Ruelle à Vernonnet [Lane at Vernonnet] (About 1912 - 1914)
About this artwork
In 1912 Bonnard bought a house in Vernonnet a village on the Seine, north west of Paris. He became good friends with fellow artist Claude Monet who lived in the nearby town of Giverny. When Bonnard moved to Vernonnet he abandoned the dark colours he had used in his early work for a palette of glowing purples, pinks, greens and yellows, as seen in this painting. Like many other artists, Bonnard found that the bright light led him to paint in more vibrant tones.
- title: Ruelle à Vernonnet [Lane at Vernonnet]
- accession number: GMA 2932
- artist: Pierre BonnardFrench (1867 - 1947)
- gallery: Scottish National Gallery Of Modern Art One(On Display)
- object type: Painting
- subject: Villages
- medium: Oil on canvas
- date created: About 1912 - 1914
- measurements: 76.00 x 65.20 cm (framed: 94.00 x 83.00 x 10.50 cm)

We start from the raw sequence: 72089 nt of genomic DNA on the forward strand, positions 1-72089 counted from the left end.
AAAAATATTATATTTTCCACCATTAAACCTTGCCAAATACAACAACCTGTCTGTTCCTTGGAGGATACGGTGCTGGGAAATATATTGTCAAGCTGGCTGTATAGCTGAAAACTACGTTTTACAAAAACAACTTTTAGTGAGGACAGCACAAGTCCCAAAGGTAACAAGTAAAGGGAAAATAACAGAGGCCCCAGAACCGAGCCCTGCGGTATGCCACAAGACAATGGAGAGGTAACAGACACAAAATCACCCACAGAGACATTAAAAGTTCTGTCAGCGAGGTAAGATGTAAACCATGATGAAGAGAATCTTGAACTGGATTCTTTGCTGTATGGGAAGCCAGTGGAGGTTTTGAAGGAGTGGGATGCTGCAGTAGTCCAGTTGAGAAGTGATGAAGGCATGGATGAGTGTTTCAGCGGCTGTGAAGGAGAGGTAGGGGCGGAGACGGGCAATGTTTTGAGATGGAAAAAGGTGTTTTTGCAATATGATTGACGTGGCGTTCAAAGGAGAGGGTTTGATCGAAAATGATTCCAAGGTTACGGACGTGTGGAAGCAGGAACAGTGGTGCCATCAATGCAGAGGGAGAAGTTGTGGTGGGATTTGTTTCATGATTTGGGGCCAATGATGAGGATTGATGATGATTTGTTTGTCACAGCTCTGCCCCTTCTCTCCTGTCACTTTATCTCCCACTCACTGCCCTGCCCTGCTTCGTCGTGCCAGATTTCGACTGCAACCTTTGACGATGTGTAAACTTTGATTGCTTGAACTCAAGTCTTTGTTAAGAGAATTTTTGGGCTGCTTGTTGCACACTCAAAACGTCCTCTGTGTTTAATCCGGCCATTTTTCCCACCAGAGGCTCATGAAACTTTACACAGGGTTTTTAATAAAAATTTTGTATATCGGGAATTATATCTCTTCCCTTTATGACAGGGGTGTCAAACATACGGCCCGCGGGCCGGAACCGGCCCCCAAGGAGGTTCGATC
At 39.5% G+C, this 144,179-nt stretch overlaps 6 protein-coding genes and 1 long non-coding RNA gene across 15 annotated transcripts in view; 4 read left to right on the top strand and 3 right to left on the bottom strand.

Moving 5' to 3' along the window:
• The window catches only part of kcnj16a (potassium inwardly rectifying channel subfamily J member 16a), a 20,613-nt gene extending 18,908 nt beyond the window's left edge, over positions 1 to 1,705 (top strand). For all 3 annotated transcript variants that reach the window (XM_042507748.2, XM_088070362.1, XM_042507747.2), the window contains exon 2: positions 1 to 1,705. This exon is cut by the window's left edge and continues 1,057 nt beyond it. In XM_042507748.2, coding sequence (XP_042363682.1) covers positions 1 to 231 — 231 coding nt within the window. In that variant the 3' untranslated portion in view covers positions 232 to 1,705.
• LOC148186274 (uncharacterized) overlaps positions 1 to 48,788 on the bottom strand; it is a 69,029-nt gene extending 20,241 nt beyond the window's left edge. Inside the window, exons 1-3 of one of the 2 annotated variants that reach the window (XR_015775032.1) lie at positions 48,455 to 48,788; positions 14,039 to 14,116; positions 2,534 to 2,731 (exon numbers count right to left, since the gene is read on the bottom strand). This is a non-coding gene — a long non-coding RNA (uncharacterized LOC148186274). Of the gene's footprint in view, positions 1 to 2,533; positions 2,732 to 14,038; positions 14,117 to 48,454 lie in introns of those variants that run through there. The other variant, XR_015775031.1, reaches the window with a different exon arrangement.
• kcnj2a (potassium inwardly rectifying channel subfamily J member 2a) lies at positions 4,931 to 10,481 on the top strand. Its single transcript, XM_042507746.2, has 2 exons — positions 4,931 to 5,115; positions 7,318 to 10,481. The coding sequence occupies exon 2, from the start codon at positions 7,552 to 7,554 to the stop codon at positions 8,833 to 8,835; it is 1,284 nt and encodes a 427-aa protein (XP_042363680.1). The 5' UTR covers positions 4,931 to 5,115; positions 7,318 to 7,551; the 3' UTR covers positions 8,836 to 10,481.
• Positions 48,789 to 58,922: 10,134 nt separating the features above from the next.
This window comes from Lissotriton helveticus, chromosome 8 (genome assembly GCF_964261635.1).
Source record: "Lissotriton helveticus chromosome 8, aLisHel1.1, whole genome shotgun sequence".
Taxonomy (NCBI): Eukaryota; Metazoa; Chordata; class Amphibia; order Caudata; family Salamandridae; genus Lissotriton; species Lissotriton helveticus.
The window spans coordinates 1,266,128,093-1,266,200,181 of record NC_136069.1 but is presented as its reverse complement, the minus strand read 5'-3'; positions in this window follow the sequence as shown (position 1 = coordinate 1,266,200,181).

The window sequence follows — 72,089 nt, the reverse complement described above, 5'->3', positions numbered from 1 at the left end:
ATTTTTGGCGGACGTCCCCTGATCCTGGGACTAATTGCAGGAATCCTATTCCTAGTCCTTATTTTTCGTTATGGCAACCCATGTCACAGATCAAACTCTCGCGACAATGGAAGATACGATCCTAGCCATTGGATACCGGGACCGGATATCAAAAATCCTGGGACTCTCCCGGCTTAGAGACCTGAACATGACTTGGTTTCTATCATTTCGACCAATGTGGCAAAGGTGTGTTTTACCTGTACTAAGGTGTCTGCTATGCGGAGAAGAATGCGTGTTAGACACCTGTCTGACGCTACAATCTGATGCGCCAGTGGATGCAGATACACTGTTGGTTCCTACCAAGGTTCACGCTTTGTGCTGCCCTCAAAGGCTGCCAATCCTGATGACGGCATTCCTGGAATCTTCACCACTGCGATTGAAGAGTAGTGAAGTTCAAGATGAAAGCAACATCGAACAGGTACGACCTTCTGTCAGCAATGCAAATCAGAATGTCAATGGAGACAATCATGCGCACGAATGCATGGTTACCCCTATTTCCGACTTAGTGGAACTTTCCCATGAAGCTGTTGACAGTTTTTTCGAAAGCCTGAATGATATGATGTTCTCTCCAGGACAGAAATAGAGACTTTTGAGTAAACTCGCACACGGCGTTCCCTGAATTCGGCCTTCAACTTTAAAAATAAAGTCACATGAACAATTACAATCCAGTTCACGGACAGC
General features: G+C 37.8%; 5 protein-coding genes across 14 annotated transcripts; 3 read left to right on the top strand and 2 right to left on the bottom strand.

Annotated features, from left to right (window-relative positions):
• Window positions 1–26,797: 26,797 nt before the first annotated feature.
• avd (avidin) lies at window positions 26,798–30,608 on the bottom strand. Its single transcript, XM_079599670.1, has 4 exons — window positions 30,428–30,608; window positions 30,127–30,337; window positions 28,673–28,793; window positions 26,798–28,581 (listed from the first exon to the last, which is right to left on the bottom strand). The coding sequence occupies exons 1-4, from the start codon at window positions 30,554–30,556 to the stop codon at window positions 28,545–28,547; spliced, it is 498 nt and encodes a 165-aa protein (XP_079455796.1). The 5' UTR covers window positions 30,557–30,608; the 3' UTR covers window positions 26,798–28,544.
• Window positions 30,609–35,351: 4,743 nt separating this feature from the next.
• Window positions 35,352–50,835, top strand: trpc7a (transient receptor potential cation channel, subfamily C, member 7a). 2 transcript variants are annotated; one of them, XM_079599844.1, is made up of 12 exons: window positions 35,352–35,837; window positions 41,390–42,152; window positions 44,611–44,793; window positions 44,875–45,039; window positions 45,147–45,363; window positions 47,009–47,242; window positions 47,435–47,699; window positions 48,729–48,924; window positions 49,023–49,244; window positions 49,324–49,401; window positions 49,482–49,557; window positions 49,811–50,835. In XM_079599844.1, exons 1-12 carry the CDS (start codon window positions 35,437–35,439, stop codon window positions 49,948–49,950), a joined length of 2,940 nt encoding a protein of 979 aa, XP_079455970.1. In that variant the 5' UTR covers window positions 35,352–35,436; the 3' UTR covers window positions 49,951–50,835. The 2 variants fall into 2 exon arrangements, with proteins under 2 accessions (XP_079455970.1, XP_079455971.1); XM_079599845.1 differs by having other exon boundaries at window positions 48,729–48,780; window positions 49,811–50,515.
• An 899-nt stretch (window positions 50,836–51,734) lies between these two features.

- credit line: Purchased with funds given by Mrs Charles Montagu Douglas Scott, 1961
- copyright: © ADAGP, Paris and DACS, London 2016.
- photographer: Antonia Reeve
Born near Paris, Bonnard studied law, but by the late 1880s had given this up for painting. In 1887 he met the artists Edouard Vuillard, Maurice Denis and Paul Sérusier. Taking their inspiration from Gauguin, in 1888 they formed the Nabis group (the name derives from the Hebrew word for 'Prophets'). In 1912 Bonnard bought a house in Vernonnet, a village on the Seine, north west of Paris. He spent most of his time there until 1925, when he moved to the south of France, but still returned to Vernonnet frequently. Bonnard's paintings are characterised by a great richness of colour and sense of warmth. As well as landscapes and domestic, interior scenes, Bonnard frequently painted his wife, naked in her bath or bedroom.